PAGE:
Ever wonder what exactly is in wine? Yes, you know it has grape juice, some yeast and maybe the grape skins if you’re making red wine. But what else can be in there? Would it be far fetched to think that egg whites, mega purple coloring, gelatin and even water could be in that tasty bottle of Cabernet?
There are plenty of labeling laws when it comes to wine, but no ingredient laws like there are with many other food products. A few wineries have independently started to include an ingredient list on their labels to show how little is needed to make a bottle of wine that can last in a cellar for years and still be delicious.
The Alcohol and Tobacco Tax and Trade Bureau in the US and the government authorities in all other wine- producing countries have approved over 60 additives for use in wine. Many wineries use just a few additives in their winemaking programs; others rely on them to make sure their product is consistent and tastes good.
Common additives in wine include cultured yeasts to maintain fermentation, calcium carbonate to stabilize and reduce excess natural acids, and citric acid to correct natural acid deficiencies. Other additives include tartaric acid, tannin, ascorbic acid to maintain color and flavor, and potassium meta-bisulfate to sterilize and preserve wine.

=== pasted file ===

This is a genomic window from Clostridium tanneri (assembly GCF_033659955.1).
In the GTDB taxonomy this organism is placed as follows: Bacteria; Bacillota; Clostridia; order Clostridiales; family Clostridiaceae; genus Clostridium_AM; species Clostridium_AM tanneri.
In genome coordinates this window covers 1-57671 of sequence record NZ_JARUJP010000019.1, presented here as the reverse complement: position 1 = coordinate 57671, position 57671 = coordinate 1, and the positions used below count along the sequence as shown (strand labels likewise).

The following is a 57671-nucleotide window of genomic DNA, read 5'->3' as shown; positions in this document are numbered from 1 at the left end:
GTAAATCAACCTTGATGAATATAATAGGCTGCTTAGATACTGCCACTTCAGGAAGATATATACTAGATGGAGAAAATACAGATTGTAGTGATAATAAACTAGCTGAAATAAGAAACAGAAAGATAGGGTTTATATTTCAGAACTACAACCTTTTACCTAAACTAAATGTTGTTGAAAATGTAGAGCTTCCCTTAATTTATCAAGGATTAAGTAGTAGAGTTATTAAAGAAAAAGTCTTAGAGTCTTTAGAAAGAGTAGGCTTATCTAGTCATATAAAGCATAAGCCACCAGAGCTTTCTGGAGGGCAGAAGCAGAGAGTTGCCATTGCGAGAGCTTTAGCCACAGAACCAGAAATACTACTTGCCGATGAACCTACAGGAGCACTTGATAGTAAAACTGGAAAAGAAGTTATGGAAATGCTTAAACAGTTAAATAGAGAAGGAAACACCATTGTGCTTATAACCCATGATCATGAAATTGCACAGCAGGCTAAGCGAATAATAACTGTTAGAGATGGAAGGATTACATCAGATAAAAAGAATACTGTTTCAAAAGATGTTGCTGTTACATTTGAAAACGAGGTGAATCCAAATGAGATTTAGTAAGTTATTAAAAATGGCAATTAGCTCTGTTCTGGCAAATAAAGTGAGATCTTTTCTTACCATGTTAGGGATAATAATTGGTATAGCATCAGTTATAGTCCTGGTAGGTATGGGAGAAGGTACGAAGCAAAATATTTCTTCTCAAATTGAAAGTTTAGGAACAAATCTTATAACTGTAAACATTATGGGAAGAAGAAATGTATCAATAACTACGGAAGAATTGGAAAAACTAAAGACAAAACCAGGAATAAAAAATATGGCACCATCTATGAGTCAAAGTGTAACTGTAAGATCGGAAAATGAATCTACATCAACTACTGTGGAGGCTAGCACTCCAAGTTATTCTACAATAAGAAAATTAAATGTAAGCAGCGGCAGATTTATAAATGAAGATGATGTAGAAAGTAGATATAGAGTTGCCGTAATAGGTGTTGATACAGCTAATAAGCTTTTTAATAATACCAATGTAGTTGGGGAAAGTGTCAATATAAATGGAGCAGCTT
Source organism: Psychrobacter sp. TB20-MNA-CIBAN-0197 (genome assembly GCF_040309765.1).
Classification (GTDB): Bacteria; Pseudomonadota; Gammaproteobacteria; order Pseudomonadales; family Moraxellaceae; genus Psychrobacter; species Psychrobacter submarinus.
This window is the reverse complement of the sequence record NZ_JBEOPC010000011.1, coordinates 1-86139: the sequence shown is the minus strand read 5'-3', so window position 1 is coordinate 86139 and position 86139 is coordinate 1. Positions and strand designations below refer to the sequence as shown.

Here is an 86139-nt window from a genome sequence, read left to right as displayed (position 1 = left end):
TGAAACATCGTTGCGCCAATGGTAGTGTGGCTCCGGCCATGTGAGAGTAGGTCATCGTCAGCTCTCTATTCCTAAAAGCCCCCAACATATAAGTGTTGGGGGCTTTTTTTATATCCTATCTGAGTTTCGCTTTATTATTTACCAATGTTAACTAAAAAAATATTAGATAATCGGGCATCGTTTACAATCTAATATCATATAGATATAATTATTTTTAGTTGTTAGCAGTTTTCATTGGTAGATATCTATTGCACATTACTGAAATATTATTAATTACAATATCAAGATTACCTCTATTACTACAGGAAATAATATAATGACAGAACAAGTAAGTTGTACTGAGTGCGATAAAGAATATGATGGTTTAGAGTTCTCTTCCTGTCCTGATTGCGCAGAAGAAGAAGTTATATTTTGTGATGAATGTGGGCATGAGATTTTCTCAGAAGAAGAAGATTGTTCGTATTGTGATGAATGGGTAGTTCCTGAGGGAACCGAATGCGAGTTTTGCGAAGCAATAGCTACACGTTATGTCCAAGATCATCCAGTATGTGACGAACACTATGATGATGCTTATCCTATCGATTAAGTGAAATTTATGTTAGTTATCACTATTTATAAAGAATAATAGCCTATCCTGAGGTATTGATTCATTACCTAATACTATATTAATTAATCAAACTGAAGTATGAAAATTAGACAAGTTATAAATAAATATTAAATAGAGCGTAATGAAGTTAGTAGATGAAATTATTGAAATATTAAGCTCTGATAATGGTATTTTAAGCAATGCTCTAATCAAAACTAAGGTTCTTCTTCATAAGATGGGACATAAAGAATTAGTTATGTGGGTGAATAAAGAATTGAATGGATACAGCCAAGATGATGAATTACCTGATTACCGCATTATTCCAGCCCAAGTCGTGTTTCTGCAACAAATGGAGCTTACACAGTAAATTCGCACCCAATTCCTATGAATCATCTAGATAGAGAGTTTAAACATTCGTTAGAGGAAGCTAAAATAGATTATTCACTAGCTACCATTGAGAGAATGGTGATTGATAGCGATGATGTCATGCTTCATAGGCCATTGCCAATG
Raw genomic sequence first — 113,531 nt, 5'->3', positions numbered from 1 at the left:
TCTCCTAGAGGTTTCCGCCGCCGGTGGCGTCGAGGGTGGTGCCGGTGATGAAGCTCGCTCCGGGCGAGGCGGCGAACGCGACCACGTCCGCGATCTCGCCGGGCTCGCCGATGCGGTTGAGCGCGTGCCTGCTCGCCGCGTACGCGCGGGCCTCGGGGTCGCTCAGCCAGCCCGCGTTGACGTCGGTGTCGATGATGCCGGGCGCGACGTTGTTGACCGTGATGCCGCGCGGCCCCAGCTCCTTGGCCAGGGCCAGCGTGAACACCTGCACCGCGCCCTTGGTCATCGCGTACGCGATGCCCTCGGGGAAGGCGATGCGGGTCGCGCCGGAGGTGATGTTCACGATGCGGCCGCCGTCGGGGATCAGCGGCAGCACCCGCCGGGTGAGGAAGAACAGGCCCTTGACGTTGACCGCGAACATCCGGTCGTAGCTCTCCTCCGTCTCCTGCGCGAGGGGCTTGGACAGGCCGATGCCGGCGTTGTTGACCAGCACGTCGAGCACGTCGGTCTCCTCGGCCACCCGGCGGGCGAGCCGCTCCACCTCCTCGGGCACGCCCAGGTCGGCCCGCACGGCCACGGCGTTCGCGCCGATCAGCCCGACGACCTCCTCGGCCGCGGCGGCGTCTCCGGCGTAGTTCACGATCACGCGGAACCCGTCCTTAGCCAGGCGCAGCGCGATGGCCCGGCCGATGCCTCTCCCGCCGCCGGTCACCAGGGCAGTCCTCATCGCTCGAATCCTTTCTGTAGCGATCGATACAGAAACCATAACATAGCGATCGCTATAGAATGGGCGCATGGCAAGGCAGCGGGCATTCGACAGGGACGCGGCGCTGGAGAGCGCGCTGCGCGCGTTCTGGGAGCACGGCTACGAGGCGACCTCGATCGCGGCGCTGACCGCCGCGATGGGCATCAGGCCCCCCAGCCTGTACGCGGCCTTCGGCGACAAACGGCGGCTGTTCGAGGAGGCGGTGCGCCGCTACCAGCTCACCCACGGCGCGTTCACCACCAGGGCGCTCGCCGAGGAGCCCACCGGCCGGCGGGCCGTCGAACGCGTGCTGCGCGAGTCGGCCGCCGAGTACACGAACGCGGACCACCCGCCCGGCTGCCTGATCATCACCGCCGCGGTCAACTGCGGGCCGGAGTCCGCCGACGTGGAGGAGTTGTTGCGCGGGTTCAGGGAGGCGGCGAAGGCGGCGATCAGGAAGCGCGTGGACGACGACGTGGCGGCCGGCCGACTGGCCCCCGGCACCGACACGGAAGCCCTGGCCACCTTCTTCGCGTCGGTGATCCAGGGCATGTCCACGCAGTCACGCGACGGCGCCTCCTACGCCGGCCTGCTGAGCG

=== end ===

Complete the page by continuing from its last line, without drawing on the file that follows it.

Egg whites have been used for at least 200 years to clarify wines and to moderate the sharp tannins that can make your mouth pucker. In some French wineries it is a common practice to add a half dozen eggs (whites only please) to each barrel. Food grade gelatin is also often used as a fining agent to help make wine bright and clear.
Various gasses are also used during processing to keep the wine fresh and to stay out of contact with oxygen, such as nitrogen and sulfur dioxide. Water is sometimes added when grapes come in from the vineyards overripe. Adding water will dilute sugar concentration and the total acidity of the juice. Less sugar will lower the resulting alcohol levels and produce a better balanced wine.
Sulfites are naturally occurring in wine and can also be added to keep wine fresh. A number of people have allergic reactions to sulfites and need to find wines low in sulfites.
Additives can clearly improve wine by keeping it fresh, clear and tasty. These substances help keep wine quality high and can also improve otherwise marginal wine.
By Barrie Cleveland